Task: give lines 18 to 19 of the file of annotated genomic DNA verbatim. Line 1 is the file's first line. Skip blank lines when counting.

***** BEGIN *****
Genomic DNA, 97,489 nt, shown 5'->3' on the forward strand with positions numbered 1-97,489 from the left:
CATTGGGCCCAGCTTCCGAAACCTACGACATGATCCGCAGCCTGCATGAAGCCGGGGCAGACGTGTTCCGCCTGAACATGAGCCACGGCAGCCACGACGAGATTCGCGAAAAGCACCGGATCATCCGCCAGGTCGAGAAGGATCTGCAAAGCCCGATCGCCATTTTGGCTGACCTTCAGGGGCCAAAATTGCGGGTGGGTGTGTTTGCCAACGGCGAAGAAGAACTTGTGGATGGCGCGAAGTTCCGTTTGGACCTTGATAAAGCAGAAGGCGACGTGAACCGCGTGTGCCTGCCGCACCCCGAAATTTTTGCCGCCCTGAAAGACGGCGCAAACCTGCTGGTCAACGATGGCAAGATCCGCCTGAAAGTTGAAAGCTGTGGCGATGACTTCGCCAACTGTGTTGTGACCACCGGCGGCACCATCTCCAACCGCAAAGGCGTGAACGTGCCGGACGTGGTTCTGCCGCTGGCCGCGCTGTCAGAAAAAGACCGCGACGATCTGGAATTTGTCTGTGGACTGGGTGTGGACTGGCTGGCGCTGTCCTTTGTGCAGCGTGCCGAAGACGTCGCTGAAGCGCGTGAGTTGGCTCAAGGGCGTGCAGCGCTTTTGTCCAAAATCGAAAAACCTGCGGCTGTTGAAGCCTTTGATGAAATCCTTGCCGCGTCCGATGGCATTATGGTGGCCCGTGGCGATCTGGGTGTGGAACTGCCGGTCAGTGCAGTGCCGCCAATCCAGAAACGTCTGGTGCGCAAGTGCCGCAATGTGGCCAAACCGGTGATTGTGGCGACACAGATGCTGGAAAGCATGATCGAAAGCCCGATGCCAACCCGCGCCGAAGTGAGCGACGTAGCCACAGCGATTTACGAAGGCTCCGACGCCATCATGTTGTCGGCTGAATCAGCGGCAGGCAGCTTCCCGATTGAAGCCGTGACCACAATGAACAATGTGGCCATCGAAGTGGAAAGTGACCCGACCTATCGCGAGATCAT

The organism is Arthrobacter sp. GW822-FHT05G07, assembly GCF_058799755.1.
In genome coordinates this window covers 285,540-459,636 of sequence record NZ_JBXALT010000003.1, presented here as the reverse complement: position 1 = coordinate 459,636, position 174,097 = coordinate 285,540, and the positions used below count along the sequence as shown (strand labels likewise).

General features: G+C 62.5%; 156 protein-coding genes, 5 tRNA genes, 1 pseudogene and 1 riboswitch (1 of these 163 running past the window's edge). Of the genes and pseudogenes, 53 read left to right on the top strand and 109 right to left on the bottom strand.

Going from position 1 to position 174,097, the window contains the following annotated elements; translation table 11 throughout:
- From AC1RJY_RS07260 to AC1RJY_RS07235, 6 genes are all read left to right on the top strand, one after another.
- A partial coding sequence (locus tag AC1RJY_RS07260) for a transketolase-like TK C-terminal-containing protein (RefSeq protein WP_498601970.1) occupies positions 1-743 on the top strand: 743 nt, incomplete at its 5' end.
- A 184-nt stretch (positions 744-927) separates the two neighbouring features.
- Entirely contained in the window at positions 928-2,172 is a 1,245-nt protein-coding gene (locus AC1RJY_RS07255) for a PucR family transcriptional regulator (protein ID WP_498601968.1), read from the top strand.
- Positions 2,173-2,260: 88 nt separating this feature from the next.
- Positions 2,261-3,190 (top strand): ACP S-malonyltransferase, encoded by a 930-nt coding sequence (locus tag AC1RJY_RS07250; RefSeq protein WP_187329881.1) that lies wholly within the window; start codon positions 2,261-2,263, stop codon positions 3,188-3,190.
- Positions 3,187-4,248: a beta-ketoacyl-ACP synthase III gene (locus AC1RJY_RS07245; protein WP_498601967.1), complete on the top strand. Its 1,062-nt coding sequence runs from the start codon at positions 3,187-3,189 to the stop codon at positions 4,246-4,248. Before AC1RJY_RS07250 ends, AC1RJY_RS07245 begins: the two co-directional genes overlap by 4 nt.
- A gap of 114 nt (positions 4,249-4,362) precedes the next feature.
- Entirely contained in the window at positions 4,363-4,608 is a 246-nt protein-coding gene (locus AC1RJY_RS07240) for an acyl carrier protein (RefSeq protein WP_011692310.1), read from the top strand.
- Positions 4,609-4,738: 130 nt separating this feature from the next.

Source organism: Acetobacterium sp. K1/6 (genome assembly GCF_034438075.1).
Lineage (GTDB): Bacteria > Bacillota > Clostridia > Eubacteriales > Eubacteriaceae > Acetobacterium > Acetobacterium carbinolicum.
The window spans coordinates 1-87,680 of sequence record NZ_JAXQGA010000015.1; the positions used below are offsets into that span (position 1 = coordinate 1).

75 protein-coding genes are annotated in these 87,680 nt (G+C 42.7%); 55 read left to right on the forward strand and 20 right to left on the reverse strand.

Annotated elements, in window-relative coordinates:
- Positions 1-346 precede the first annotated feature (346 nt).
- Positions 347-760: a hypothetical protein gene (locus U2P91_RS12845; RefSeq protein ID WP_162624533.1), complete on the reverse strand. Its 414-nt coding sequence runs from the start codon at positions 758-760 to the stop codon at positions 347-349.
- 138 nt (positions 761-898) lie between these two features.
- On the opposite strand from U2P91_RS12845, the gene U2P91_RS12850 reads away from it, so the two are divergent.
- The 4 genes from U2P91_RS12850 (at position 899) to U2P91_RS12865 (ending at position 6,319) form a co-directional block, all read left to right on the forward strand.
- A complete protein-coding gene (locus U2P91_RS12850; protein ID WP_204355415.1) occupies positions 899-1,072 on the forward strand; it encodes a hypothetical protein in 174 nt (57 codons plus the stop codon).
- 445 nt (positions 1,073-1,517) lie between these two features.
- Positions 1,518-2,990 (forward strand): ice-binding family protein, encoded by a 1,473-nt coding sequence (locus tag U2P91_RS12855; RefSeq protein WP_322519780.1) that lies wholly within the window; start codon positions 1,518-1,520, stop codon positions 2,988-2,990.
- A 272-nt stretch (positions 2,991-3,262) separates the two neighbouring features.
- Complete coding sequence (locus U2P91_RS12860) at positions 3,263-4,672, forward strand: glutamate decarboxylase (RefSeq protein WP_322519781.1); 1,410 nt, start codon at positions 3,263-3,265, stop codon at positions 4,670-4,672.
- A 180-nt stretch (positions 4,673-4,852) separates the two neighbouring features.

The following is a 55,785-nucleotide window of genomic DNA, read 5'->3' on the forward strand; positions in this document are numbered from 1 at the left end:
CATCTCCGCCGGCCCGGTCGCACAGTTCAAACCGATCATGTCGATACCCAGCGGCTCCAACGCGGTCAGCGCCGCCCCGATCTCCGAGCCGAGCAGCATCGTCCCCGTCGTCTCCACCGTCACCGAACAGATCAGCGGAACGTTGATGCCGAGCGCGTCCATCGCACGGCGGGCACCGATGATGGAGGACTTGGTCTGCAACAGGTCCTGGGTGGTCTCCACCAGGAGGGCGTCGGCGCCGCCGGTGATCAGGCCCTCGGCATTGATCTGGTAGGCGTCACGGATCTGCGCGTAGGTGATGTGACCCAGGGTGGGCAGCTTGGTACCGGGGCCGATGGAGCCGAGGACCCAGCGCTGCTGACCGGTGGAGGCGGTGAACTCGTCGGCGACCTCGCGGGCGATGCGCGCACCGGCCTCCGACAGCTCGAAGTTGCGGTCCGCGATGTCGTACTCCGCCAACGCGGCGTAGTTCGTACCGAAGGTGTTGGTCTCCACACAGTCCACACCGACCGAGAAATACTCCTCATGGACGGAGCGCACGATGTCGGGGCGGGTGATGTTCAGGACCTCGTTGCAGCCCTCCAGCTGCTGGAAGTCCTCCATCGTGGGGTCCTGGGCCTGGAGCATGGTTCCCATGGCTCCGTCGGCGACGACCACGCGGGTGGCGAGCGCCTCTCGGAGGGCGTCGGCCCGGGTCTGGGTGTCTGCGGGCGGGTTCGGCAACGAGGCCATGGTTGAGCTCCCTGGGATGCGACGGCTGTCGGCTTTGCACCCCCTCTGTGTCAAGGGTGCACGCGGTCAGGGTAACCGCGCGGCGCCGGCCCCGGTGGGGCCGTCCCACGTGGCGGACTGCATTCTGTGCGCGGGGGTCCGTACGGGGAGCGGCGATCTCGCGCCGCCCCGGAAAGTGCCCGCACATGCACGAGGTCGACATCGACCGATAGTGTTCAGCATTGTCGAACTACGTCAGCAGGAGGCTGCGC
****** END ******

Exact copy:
Lineage (GTDB): Bacteria > Bacillota > Clostridia > Eubacteriales > Eubacteriaceae > Acetobacterium > Acetobacterium carbinolicum.
The window spans coordinates 1-87,680 of sequence record NZ_JAXQGA010000015.1; the positions used below are offsets into that span (position 1 = coordinate 1).